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Xfa

The meaning of «xfa»

XFA (also known as XFA forms) stands for XML Forms Architecture, a family of proprietary XML specifications that was suggested and developed by JetForm to enhance the processing of web forms. It can be also used in PDF files starting with the PDF 1.5 specification. The XFA specification is referenced as an external specification necessary for full application of the ISO 32000-1 specification (PDF 1.7). The XML Forms Architecture was not standardized as an ISO standard,[3] and has been deprecated in PDF 2.0.[4]

XFA's main extension to XML are computationally active tags. In addition, all instances created from a given XFA form template keep the specification of data capture, rendering, and manipulation rules from the original. Another major advantage of XFA is that its data format allows compatibility with other systems, and with changes to other technology, applications and technology standards.

According to JetForm's submission to the World Wide Web Consortium, "XFA addresses the needs of organizations to securely capture, present, move, process, output and print information associated with electronic forms."[5] The XFA proposal was submitted to the W3C in May 1999.

In 2002, the JetForm Corporation was acquired by Adobe Systems, and the latter introduced XFA forms with PDF 1.5 and the subsequent Acrobat releases (6 and 7) in 2003.[6]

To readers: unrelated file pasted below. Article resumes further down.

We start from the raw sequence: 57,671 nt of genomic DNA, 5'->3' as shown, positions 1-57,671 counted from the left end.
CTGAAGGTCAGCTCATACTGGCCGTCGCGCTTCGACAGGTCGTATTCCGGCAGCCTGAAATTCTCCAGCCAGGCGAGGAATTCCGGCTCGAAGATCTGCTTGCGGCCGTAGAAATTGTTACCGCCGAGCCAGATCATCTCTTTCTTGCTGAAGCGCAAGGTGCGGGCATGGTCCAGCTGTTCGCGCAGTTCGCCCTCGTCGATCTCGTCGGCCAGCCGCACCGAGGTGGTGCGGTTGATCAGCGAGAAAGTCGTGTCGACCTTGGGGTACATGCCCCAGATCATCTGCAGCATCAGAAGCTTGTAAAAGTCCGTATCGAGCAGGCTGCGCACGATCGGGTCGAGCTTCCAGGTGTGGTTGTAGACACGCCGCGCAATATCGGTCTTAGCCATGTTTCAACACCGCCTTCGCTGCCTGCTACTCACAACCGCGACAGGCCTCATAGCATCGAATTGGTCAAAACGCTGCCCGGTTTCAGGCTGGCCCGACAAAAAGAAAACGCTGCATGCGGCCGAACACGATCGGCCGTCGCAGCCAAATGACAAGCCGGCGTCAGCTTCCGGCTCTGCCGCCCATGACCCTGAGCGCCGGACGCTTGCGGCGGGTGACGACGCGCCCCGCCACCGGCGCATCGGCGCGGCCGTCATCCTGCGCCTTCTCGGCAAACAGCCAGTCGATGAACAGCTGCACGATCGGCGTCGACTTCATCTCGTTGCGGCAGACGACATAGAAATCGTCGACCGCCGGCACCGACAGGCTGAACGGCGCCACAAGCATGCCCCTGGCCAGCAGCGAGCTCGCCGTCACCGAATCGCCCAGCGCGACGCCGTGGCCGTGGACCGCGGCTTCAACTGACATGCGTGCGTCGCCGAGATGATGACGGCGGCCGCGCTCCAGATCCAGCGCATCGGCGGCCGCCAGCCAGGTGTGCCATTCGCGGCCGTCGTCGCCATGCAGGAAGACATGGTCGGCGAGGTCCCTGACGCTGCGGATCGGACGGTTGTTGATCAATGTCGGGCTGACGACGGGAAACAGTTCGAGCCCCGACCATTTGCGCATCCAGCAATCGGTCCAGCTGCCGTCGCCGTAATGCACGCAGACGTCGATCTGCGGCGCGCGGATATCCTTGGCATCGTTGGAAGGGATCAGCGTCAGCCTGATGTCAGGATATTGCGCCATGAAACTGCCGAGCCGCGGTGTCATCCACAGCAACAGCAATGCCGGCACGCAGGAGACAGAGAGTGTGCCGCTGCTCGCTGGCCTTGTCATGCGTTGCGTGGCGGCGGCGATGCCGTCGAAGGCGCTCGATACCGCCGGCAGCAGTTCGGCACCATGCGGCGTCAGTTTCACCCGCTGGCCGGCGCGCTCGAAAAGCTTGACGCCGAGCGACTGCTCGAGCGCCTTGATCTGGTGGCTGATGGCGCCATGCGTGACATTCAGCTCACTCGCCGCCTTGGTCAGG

XFA forms are saved internally in PDF files or as XDP (XML Data Package) files which can be opened in Adobe's LiveCycle Designer software. An XDP can package a PDF file, along with XML form and template data.[7] XDP provides a mechanism for packaging form components within a surrounding XML container.

Although XFA can make use of PDF, XFA is not tied to a particular page description language.

The XFA specification includes an appendix that discusses details of the Adobe-specific XFA implementation and behaviors of Adobe products that deviate from the XFA specification.

Data filled in an XFA form may be submitted to a host using an HTTP POST operation in XDP format, PDF format, XFDF format, XML 1.0 format or as an URL-encoded format.

XFA supports the use of XSLT to transform the XML data before it is loaded to XFA Data DOM or after it is unloaded from XFA Data DOM.

One of XFA approaches to pagination duplicates the pagination logic and much of the syntax of XSL-FO.

XFA forms are synonymous with SmartForms in the Australian government.

XFA defines static forms (since XFA 2.0 and before) and dynamic forms (since XFA 2.1 or 2.2).

In a static form the form’s appearance and layout is fixed, regardless of the field content. Any unfilled fields are present in the form. By default, static forms do not require re-rendering. XFA recognises two types of static forms: "old-style static forms" (using "full XFA") and XFAF (a subset of full XFA, defined since XFA 2.5).

Dynamic forms (defined since XFA 2.1 or 2.2) can change in appearance in several ways in response to changes in the data. Dynamic form requires rendering of its content on file opening. Dynamic forms may also be designed to change structure to accommodate changes in the structure of the data supplied to the form. For example, a page of a form may be omitted if there is no data for it. Another example is a field that may occupy a variable amount of space on the page, resizing itself to efficiently hold its content. Dynamic form cannot rely on a PDF representation of its boilerplate, because the positioning and layout of the boilerplate change as the fields grow and shrink or as subforms are omitted and included.

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